“The late Murray Rothbard, a towering intellectual and political activist in libertarian circles, was a striking example. During the 1940s, he belonged to New York’s Young Republican Club, but during the Cold War he concluded that the GOP’s militarism was a betrayal of the traditional anti-war and isolationist principles of the Old Right…During the heady days of the late 1960s, when he dreamed of a new politics cutting across the traditional left-right spectrum, Rothbard even forged an alliance with the Maoist Progressive Labor Party, preferring them to Nixon’s Republicans.”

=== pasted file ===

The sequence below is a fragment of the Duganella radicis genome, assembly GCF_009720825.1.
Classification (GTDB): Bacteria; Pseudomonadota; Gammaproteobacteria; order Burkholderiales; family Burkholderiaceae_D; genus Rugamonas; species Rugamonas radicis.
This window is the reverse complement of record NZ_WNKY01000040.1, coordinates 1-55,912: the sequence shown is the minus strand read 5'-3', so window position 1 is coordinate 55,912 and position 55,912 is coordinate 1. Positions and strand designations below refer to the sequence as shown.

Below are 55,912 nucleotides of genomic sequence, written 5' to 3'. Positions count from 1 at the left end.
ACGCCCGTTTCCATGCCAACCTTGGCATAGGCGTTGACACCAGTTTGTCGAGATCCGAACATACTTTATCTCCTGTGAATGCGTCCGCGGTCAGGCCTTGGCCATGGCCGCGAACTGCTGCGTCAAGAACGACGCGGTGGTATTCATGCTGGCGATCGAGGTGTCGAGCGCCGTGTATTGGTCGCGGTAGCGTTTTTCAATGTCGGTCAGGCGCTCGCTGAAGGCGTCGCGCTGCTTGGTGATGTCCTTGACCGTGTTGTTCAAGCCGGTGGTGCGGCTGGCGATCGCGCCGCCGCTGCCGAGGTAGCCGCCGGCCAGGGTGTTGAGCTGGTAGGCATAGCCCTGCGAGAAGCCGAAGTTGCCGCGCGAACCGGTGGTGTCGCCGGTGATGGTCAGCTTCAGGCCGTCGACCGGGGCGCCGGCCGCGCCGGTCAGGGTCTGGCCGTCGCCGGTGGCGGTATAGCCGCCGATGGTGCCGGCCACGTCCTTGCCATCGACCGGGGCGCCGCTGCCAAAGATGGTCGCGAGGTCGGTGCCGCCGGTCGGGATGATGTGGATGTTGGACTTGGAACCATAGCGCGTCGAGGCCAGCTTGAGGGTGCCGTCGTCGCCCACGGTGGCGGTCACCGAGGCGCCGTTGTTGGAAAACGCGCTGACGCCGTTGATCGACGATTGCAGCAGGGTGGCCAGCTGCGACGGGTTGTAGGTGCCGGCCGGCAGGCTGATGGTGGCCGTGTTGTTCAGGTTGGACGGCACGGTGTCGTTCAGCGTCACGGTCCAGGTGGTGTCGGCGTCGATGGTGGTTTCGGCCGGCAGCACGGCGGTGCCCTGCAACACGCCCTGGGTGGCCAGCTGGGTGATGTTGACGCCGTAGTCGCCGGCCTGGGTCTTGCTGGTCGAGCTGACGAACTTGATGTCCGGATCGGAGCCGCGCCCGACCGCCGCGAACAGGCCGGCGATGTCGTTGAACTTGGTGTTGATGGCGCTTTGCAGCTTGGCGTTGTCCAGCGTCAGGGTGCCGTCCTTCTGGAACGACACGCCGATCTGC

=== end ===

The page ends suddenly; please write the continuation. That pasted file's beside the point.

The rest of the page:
The New Republic
For Senator Rand Paul, winning the Republican presidential nomination will involve a delicate balancing act of keeping faith with his libertarian roots while also appealing to the broader conservative base of the party. On issues like the war on drugs and government surveillance, Paul has articulated strongly anti-statist positions that are rarely heard from either party. Yet to be a plausible Republican presidential candidate, Paul, to the disappointment of many of his more orthodox libertarian followers, is increasingly sounding like a typical conservative, especially on foreign policy.